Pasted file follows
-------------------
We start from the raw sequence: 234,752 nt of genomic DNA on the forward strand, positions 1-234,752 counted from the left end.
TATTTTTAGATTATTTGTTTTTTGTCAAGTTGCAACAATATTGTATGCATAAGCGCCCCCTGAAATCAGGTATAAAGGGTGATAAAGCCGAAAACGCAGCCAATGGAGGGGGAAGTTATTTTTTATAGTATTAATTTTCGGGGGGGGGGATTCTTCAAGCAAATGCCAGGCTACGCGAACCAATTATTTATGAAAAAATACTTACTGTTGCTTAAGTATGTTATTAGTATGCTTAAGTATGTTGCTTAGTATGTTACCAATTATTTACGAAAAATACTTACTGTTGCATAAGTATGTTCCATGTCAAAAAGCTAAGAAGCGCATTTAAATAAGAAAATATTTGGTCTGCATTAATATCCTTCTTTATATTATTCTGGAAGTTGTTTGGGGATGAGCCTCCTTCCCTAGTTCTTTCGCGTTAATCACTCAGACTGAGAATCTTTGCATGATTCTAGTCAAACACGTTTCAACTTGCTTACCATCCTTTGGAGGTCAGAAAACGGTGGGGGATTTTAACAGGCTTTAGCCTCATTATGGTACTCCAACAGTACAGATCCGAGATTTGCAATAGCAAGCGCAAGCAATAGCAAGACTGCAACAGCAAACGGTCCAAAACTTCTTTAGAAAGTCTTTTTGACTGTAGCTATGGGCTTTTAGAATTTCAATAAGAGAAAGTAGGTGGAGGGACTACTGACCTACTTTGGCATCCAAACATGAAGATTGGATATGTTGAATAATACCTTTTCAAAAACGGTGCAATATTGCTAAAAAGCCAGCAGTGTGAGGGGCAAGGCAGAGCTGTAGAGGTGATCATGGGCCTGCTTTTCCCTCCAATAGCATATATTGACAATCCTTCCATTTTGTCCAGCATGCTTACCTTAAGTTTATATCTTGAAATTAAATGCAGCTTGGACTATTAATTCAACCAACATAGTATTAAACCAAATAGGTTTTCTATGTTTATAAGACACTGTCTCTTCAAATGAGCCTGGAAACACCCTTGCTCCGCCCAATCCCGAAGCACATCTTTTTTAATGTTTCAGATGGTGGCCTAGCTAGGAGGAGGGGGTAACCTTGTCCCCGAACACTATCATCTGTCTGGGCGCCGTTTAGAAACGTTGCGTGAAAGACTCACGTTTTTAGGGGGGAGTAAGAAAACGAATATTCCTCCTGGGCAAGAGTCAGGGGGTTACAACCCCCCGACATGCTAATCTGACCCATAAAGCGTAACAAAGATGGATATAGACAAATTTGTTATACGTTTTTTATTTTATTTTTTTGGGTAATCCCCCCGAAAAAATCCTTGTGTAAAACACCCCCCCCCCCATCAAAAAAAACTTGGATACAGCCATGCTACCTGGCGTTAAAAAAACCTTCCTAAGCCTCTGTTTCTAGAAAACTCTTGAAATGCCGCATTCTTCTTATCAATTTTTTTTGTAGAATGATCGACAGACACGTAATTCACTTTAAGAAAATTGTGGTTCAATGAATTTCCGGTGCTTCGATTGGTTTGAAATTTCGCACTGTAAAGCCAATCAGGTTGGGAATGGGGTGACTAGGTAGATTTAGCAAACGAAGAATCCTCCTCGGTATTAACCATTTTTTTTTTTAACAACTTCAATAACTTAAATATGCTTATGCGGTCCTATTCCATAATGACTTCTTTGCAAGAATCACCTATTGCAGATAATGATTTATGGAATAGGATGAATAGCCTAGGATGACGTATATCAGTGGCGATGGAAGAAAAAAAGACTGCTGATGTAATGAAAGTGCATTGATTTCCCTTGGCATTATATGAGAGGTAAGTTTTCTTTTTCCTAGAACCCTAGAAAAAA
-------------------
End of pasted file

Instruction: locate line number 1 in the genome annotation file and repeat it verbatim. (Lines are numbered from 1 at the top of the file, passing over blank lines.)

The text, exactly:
We start from the raw sequence: 234,752 nt of genomic DNA on the forward strand, positions 1-234,752 counted from the left end.